A Piece of a Wall

Travelers heading toward downtown Buffalo on Seneca street might not notice this section of ordinary red brick wall nestled up against a railroad trestle:This section of masonry is all that remains of an important architectural structure, Frank Lloyd Wright’s Larkin Administration Building. Designed in 1904 and built in 1906, the great master of American architecture had been hired by the Larkin Soap Company to design an important edifice to house their headquarters.

Wright responded with a breathtaking plan and entirely fresh idea regarding the concept of the office building.  He sought to share the space occupied by secretaries and executives alike.  He sought to free the architectural form from the yoke of central staircases.  Frank Lloyd Wright tried to kill the concept of the office building as a box.  He succeeded:

The Larkin Administration Building was the first air-conditioned office building in history.  It featured countless technical innovations, including suspended toilets (for ease of cleaning), built-in desk furniture and floors, desktops and counters covered with sound absorption materials.  But beyond the technology, it was stunningly beautiful.It featured stained glass throughout the structure.  The desks and chairs were designed by Wright himself.  The exterior was executed in red sandstone.  The skylight above provided natural lighting to both the common administrative area and the offices wringing the four floors of the atrium.  The staircases were successfully hidden in the corners of the structure.

Prior to Larkin, the emphasis in office buildings had been on horizontal spaces.  The aesthetic was limited by existing architecture and engineering.  In a celebration of the vertical, Wright freed the building from such limitations.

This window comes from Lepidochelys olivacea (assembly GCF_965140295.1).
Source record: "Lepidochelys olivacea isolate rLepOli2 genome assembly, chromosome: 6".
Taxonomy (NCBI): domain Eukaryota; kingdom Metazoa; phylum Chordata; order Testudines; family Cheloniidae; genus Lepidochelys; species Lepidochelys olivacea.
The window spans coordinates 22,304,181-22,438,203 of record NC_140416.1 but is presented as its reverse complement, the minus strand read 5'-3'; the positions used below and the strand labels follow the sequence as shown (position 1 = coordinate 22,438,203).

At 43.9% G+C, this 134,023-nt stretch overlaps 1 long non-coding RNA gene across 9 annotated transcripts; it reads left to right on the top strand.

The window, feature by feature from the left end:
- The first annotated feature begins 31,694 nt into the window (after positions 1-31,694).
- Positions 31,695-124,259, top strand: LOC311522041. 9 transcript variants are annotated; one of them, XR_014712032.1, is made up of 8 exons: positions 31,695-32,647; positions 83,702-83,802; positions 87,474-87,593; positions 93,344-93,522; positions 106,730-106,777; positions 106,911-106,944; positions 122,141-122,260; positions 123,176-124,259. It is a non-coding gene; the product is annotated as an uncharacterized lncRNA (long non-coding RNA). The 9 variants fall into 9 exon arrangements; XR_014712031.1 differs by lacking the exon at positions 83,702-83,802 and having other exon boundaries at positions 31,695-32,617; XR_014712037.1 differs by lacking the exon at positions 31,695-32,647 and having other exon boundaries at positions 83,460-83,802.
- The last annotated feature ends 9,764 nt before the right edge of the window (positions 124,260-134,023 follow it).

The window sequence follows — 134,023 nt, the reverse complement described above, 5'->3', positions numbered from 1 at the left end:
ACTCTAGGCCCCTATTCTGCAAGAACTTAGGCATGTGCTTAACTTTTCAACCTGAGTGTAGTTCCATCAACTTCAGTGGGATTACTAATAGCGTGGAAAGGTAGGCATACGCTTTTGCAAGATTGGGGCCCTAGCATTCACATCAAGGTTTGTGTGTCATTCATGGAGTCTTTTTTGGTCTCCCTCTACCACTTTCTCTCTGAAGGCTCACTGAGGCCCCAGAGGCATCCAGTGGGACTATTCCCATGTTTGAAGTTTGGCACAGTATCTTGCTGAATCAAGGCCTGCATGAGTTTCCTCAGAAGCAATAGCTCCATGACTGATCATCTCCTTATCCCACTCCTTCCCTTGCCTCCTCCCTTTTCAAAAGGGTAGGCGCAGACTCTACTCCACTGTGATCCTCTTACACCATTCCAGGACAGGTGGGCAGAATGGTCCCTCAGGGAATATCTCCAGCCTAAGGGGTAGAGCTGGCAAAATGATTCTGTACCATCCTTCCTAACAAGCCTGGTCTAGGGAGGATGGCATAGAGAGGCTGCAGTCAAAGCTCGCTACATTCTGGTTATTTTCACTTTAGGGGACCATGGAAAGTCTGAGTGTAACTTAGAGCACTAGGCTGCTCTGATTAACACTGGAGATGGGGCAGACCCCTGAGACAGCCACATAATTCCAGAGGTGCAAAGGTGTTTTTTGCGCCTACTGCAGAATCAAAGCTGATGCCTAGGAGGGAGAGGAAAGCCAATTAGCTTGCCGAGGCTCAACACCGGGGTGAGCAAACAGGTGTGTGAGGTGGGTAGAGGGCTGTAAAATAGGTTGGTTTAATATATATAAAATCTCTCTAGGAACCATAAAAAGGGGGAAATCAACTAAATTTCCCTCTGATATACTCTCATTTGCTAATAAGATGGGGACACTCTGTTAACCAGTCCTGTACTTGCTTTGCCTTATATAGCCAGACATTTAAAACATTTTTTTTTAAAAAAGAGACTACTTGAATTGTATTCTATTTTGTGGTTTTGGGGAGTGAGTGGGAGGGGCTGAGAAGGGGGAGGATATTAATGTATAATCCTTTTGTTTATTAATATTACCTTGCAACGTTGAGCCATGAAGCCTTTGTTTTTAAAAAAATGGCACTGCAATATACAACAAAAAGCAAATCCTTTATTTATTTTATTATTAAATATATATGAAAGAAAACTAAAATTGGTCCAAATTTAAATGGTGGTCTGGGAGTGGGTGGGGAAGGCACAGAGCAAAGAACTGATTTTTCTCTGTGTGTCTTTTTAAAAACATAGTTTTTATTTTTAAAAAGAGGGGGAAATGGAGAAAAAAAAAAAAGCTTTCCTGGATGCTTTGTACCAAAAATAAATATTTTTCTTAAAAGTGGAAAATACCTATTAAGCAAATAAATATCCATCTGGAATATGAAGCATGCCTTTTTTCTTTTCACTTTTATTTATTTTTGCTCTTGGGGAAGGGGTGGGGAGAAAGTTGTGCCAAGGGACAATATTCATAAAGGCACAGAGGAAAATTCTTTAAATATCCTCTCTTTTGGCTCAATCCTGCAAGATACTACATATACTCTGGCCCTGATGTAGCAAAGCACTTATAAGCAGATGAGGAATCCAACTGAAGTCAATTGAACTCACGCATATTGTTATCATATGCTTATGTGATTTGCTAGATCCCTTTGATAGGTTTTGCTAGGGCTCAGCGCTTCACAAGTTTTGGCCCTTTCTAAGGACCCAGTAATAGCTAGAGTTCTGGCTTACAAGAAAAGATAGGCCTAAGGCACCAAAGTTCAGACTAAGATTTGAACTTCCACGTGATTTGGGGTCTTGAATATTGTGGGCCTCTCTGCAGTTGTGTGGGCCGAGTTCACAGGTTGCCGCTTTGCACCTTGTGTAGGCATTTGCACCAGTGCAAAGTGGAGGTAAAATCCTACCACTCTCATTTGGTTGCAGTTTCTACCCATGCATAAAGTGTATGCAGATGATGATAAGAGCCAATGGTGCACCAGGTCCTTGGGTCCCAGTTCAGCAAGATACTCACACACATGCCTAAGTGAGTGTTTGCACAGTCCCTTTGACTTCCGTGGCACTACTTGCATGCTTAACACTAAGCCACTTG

Darwin Martin House

Barton House

The Larkin Soap Company was founded in Buffalo in 1875.  Among the principals were Darwin Martin and Elbert Hubbard (the creator of the Arts and Crafts Roycroft Campus in nearby East Aurora, N.Y.)

Martin had Wright design a house in what is now North Buffalo.  Martin was so pleased with the results that he then commissioned a much grander residence for himself on an adjoining lot.  He gave the smaller, original house to his sister.  The Darwin Martin Complex has now been restored.  It features both the Darwin Martin residence, as well as the more intimate Barton House.

The Larkin Company grew into a very successful dry goods company in the early 20th century.  It was a pioneering mail-order business.  However, the Great Depression caused a major downturn in the company’s business.  The firm declared bankruptcy.  In 1945, the Larkin Administration Building was foreclosed for back taxes by the City of Buffalo.  It was later vandalized.

Thus began a chapter of shame in Buffalo history.  It sold the structure to a trucking company which demolished the Frank Lloyd Wright masterpiece in 1950.  60 years later, its loss is still felt in this community.

The Wright Boathouse

Buffalo remains a Wright-rich region.  Apart from the Martin and Barton houses, there are four Wright-built residences in the area.  Additionally, in 2007, a Frank Lloyd Wright designed boathouse was constructed to house the city’s famed West Side Rowing Club.  There are also plans in the work for a Wright-designed gas station at Buffalo’s Pierce-Arrow Museum:Finally, the area around Wright’s Larkin Building is presently experiencing a renaissance.  The former Larkin warehouse has been reborn as the Larkin at Exchange Building which features Class A commercial space housing law firms, banks and other offices.  The formerly blighted neighborhood has come alive again with professional workers strolling its sidewalks.  The spirit of Wright and Larkin is alive and well.

The Larkin at Exchange Building

This small piece of architecture remains nearby to remind passersby of the area’s former glory.

— The Major

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One response to this post.

  1. Posted by Becky on December 1, 2010 at 10:48 am

    I can’t believe anyone would tear down a Wright building. Unfathomable.

    Reply

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